The prevailing attitudes toward the retarded throughout history have ranged from reverence to contempt. Martin Luther considered them as persons in whom "the Devil sits where their souls should have been." Concurrent to that thought was the view that the retarded person either was blessed or unusually wise.
Care of retarded persons also has varied over the years. Workers in the 19th century began formal education programs for the handicapped, attempting to improve the intellectual and social adjustment of the retarded. Between 1870 and 1920, U.S. care for the retarded regressed. Several states passed laws requiring sexual segregation and forced sterilization. Experts routinely recommended the institutionalization of all retarded children.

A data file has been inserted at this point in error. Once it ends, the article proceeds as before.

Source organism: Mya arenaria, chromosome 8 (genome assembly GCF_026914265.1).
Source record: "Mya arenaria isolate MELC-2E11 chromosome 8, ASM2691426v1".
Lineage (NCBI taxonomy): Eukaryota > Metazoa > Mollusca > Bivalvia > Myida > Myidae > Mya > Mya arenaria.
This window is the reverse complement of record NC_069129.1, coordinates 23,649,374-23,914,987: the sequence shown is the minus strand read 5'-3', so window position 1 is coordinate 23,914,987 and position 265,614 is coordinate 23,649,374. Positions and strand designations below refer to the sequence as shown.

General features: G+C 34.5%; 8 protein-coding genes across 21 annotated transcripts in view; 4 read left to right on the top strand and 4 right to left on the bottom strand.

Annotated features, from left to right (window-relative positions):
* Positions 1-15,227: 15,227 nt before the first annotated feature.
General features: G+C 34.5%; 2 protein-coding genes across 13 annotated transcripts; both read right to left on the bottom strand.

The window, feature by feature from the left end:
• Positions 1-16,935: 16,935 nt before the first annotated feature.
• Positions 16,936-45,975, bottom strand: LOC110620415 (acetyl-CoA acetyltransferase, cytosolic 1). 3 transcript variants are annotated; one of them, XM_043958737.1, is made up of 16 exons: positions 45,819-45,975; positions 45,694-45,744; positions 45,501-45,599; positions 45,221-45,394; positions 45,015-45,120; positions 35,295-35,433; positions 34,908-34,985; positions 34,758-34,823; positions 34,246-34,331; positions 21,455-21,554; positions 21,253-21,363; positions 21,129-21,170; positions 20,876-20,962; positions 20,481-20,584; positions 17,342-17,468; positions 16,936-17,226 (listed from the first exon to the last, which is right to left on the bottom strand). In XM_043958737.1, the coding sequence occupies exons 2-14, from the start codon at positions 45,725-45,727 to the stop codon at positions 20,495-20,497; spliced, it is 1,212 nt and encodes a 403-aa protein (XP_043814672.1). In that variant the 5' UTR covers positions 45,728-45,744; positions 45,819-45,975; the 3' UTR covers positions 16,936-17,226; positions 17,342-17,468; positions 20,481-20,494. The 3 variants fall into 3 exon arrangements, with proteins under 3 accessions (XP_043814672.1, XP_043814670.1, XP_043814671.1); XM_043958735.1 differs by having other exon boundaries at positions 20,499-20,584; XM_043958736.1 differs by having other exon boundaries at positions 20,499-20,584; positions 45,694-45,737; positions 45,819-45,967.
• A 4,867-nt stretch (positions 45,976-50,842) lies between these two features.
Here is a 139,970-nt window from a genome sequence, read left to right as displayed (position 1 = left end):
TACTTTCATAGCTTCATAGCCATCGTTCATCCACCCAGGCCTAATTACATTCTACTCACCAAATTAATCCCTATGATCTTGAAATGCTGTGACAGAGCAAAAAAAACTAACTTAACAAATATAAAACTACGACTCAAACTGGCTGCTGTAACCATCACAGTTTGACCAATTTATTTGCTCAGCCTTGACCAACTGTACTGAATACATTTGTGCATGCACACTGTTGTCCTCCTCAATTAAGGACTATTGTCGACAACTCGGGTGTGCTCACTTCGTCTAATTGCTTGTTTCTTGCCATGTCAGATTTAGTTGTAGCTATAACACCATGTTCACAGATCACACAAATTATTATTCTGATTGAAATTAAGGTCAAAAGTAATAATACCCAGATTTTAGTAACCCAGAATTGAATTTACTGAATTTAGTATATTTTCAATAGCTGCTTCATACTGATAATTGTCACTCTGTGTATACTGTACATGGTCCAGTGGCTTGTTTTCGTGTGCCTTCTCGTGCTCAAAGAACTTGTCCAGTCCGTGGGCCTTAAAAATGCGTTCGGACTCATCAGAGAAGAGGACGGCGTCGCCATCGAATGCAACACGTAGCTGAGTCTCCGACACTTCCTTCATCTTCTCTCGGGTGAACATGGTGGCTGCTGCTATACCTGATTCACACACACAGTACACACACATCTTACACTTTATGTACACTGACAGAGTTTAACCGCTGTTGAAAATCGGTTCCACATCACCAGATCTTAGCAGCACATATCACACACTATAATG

Liberalized attitudes began in the 1920s, as did the first out-patient and community service programs. Federal law now guarantees all handicapped persons, including the retarded, the right to an education. The effects of the current approach are the subject of intense debate within the field.